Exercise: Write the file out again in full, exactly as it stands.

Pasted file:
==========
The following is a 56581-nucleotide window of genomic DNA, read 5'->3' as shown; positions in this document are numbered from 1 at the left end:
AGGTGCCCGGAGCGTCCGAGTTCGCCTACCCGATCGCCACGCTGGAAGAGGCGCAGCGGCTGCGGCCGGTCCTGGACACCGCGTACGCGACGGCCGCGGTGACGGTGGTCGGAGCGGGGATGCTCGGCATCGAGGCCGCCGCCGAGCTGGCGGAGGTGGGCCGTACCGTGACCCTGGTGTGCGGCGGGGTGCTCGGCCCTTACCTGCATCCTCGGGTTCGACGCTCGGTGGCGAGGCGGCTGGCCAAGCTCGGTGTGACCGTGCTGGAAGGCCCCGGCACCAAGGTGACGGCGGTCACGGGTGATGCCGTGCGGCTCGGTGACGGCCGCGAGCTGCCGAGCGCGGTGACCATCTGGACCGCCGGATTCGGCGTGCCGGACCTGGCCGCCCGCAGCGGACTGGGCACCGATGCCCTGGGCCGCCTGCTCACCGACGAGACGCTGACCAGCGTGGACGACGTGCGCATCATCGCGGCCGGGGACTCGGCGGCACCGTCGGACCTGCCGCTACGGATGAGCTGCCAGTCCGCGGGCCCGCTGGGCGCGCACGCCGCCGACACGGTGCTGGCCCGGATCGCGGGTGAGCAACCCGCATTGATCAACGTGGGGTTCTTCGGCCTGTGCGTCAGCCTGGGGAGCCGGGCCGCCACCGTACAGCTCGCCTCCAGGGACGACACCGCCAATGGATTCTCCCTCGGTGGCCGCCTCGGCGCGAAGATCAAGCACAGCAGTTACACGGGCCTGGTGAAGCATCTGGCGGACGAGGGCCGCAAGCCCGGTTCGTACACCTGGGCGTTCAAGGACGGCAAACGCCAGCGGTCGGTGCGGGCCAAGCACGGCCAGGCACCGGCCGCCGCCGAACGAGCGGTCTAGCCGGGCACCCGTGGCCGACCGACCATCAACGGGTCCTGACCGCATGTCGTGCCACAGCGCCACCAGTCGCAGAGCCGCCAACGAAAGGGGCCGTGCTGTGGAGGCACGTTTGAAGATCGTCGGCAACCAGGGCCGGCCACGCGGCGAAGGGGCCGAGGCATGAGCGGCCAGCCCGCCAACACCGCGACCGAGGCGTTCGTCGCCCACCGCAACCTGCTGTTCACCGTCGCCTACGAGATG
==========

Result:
The following is a 56581-nucleotide window of genomic DNA, read 5'->3' as shown; positions in this document are numbered from 1 at the left end:
AGGTGCCCGGAGCGTCCGAGTTCGCCTACCCGATCGCCACGCTGGAAGAGGCGCAGCGGCTGCGGCCGGTCCTGGACACCGCGTACGCGACGGCCGCGGTGACGGTGGTCGGAGCGGGGATGCTCGGCATCGAGGCCGCCGCCGAGCTGGCGGAGGTGGGCCGTACCGTGACCCTGGTGTGCGGCGGGGTGCTCGGCCCTTACCTGCATCCTCGGGTTCGACGCTCGGTGGCGAGGCGGCTGGCCAAGCTCGGTGTGACCGTGCTGGAAGGCCCCGGCACCAAGGTGACGGCGGTCACGGGTGATGCCGTGCGGCTCGGTGACGGCCGCGAGCTGCCGAGCGCGGTGACCATCTGGACCGCCGGATTCGGCGTGCCGGACCTGGCCGCCCGCAGCGGACTGGGCACCGATGCCCTGGGCCGCCTGCTCACCGACGAGACGCTGACCAGCGTGGACGACGTGCGCATCATCGCGGCCGGGGACTCGGCGGCACCGTCGGACCTGCCGCTACGGATGAGCTGCCAGTCCGCGGGCCCGCTGGGCGCGCACGCCGCCGACACGGTGCTGGCCCGGATCGCGGGTGAGCAACCCGCATTGATCAACGTGGGGTTCTTCGGCCTGTGCGTCAGCCTGGGGAGCCGGGCCGCCACCGTACAGCTCGCCTCCAGGGACGACACCGCCAATGGATTCTCCCTCGGTGGCCGCCTCGGCGCGAAGATCAAGCACAGCAGTTACACGGGCCTGGTGAAGCATCTGGCGGACGAGGGCCGCAAGCCCGGTTCGTACACCTGGGCGTTCAAGGACGGCAAACGCCAGCGGTCGGTGCGGGCCAAGCACGGCCAGGCACCGGCCGCCGCCGAACGAGCGGTCTAGCCGGGCACCCGTGGCCGACCGACCATCAACGGGTCCTGACCGCATGTCGTGCCACAGCGCCACCAGTCGCAGAGCCGCCAACGAAAGGGGCCGTGCTGTGGAGGCACGTTTGAAGATCGTCGGCAACCAGGGCCGGCCACGCGGCGAAGGGGCCGAGGCATGAGCGGCCAGCCCGCCAACACCGCGACCGAGGCGTTCGTCGCCCACCGCAACCTGCTGTTCACCGTCGCCTACGAGATG